Jean had her knees up high and her elbows resting on them. She watched a big tanker take its leave through the blur in the distance, a shape lose itself in a faraway space from which there would be an entirely new blur to look ahead to. She wondered about crossing through these liminal spaces that in themselves were the outermost point, borders drawn by the limits of the eye. She considered the prairie they had crossed in order to arrive here. It had appeared endless and without interruption. Grain silos stood like monoliths in the dry heat. She never knew unlimited space back home. Halls always ended in a room she couldn’t go to. Lawns were cut by tufts of hydrangea and sugar maple or some evergreen, rows of homes faded at the end of the block which turned off to one just the same, and all those who resided there permitted such consistency with the schedules they kept. It was a stretch of existence which had benefited most from the dispassionate use of invention, whose search for opulence had led them to await each day as though it in itself was that threshold from which to view a greater scene, but nothing ever changed.

Jean pushed her hands into the water and brought some to her face. The sun was hot on her shoulders, and she imagined the water leaving her face and sizzling against them, steam rising from her in squirming strokes. She started to sing a tune to herself, one she heard on the radio about falling in love in summer. When she imagined the woman singing, she imagined mother.

Summer is just a piece
of this story we share
this love won’t cease
so long as we care

Or was it,

Summer is just a beat
in this heart we share
and it’s so sweet
when love is in the air

Something like that. She felt somewhat self-conscious about her singing, though nobody was around to hear it. She turned to look at the shore, making sure there had been no witness to it. She found her brother watching her, squinting through a red fragment of glass pinched over his eye.

“Three minutes and twenty-four seconds!” he yelled. “Nearly broke the record!”

“You grot!” She squealed, searching nearby for something to throw and found nothing but the ocean itself, which was either too heavy or too light to reach the distance between them. “Point that grimy kaleidoscope somewhere else.”

Ted looked to the beach and all its occupants, the thick bodies bent in placid postures beneath erected canopy and parasol, all eyes watching remote quarters of the space beyond them. Everything was bloodshot. It reminded him of a time he had seen the inside of a darkroom and the glow of a safelight. He’d watch images appear in the molten bath, their darkened shapes marbled on the emulsive gleam of the paper handled by dainty rubber tongs. He thought it strange that the deepest part of the photograph always arrived first, the depressed interiors untouched by the light. The shadow across a face, a mountain, some emptied inner cavity. They were the Rorschach smears against the immaculate sheet submerged beneath a chemical wash, demanding an interpretation. Taking the fragment of sea glass away from his eye, his vision burned at the renewed light of the overexposed world, and staring hard, he attempted to make out what he saw. The world mottled and met its resolution, and he discerned his mother and brother, Grant’s head in her thighs, eyes shut, her fingers spinning his hair, loosely coiling strands and letting them fall to his head. One by one, the weightless columns slumped over the sleeping boy’s face.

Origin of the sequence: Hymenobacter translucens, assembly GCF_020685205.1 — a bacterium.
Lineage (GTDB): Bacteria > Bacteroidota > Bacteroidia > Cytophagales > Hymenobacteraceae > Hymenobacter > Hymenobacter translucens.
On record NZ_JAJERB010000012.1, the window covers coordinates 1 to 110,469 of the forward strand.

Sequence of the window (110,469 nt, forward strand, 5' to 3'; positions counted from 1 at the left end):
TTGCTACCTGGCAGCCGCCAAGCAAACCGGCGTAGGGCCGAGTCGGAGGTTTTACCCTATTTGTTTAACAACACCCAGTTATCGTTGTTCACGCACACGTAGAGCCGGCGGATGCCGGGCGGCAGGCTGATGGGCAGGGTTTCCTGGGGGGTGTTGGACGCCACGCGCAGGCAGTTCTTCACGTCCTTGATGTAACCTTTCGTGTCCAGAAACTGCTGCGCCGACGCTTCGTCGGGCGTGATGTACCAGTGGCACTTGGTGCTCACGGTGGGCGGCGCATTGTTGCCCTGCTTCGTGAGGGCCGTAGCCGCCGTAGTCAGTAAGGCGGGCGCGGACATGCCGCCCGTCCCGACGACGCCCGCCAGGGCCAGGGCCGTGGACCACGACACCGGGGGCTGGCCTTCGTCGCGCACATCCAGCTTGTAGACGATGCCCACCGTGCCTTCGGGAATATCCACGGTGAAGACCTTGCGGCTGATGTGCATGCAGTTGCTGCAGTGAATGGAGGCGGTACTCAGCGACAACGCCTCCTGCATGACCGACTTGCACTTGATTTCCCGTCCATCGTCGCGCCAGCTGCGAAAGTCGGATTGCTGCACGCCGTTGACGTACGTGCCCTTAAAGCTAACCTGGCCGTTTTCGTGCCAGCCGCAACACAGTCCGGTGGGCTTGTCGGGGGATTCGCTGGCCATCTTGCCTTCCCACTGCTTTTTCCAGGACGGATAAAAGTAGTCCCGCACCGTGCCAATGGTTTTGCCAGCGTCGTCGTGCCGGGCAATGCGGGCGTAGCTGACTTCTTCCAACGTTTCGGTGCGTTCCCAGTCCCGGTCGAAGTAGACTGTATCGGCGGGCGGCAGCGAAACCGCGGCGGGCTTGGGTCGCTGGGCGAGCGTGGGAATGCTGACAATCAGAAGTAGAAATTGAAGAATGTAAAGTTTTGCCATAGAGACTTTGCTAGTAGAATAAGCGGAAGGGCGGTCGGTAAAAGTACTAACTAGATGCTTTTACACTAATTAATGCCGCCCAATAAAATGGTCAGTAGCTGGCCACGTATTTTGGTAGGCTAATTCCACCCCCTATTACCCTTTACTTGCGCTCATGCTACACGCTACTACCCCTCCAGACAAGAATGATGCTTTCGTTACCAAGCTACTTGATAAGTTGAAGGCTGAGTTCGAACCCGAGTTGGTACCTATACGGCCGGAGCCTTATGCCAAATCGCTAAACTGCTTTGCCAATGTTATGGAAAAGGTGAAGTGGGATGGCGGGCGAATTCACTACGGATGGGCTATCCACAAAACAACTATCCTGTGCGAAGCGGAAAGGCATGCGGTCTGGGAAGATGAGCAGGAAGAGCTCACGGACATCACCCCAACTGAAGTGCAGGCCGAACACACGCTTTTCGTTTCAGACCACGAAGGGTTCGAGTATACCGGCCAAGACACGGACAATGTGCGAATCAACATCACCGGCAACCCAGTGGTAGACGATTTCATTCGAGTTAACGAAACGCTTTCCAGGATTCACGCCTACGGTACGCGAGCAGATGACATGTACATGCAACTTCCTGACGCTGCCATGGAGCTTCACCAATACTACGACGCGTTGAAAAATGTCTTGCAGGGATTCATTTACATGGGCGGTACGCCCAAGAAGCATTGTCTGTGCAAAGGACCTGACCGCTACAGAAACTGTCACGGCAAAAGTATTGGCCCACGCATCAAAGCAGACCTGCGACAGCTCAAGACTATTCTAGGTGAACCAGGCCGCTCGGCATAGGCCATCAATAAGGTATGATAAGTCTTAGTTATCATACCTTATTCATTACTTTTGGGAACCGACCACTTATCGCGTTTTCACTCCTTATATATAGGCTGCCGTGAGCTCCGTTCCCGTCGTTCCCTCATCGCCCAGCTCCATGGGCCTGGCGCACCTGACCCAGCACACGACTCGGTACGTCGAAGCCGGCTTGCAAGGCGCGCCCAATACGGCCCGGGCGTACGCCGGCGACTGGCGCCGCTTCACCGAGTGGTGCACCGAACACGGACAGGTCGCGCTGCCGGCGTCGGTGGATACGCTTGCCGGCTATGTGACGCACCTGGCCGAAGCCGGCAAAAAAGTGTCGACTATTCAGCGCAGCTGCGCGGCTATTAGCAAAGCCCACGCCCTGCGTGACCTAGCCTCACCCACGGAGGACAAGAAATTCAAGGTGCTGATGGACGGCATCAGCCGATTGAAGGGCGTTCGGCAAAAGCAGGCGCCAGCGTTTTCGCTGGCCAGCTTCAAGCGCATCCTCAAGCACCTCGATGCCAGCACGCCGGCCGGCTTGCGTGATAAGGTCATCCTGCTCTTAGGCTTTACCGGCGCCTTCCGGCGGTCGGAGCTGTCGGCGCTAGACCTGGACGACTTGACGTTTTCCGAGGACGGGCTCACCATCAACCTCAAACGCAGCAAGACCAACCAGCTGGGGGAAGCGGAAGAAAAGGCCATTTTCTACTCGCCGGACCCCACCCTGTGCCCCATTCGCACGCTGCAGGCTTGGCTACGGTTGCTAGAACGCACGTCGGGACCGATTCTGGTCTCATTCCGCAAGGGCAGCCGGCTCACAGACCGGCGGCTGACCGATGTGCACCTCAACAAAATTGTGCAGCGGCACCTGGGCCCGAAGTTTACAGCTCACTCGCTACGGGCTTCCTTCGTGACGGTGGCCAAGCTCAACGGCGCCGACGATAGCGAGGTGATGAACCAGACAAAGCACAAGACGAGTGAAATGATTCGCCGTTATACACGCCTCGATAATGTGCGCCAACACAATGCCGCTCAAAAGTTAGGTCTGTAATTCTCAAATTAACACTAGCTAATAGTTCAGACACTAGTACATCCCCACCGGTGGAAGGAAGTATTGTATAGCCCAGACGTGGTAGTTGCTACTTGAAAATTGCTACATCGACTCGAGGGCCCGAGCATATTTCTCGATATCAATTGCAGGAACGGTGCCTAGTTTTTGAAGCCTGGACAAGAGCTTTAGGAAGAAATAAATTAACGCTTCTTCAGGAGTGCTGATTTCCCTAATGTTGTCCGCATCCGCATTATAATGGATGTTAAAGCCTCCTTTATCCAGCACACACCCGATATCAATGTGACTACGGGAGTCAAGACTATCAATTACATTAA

These were images that would be scattered in Ted’s memory for some time afterward. He would forget his shallow excavations of the seafloor and the microfossils he didn’t find, and how each one was meant to look different from the next and that life wants to live so badly it lives in things unseen. He would lose track of Jean buckled on the rock jetty and misremember the time he spent staring at her. He’d remember squinting through to that place where his mother held his brother bleached like driftwood in her sunburnt arms, and her braids that dropped over his face, but in his memory his brother was already dead.

Summer is just a beat
in this heart we share
and it’s so sweet
when love is in the air

Or maybe it was,

Summer’s boiling heat
is too much to bare
and the fire won’t cease
this life just ain’t fair

* * *

The grass in the park at the corner of Comox and Bute had stopped growing for all the tread that had levelled it. The baked earth hardened by sun and footwear dominated the centre of the field, surrounded by a fenced-in enclosure permitting dogs to roam. I sat across the road beneath some trees, watching various dogs attempt to dig at the dirt, scratching at its tough surface and abandoning their efforts at the resistance of the land. I was curious about what, if anything, it was they were searching for, if dogs have any sort of inclination as to what was buried beneath them, or it was those digging who wished to do the hiding. The patch of earth they attempted to excavate was likely to be softened in the months ahead from the winter rains, and I imagined artefacts surfacing in the mud and coming to life.

Across the street stood the Strathmore Lodge, which had changed its name from the Royal Alexandra shortly after the flames had gutted its upper floors. The beige stucco was fractured up the facade, topped by a parapet on which a motif of geometric shapes spanned the width of the building, a decorative pattern from the art deco trend when the building itself was erected. The images I managed to find from shortly after its construction compared with the current exterior confirmed that sharp eaves had once extended over the buildings edge, suggesting renovations had been done to embrace the era in which it had been built. This attempt to reach back and extract what had not been applied to the structure at the time of its initial design demonstrated a forgery involved in its prevailing appearance, and I felt that I alone knew the buildings true face.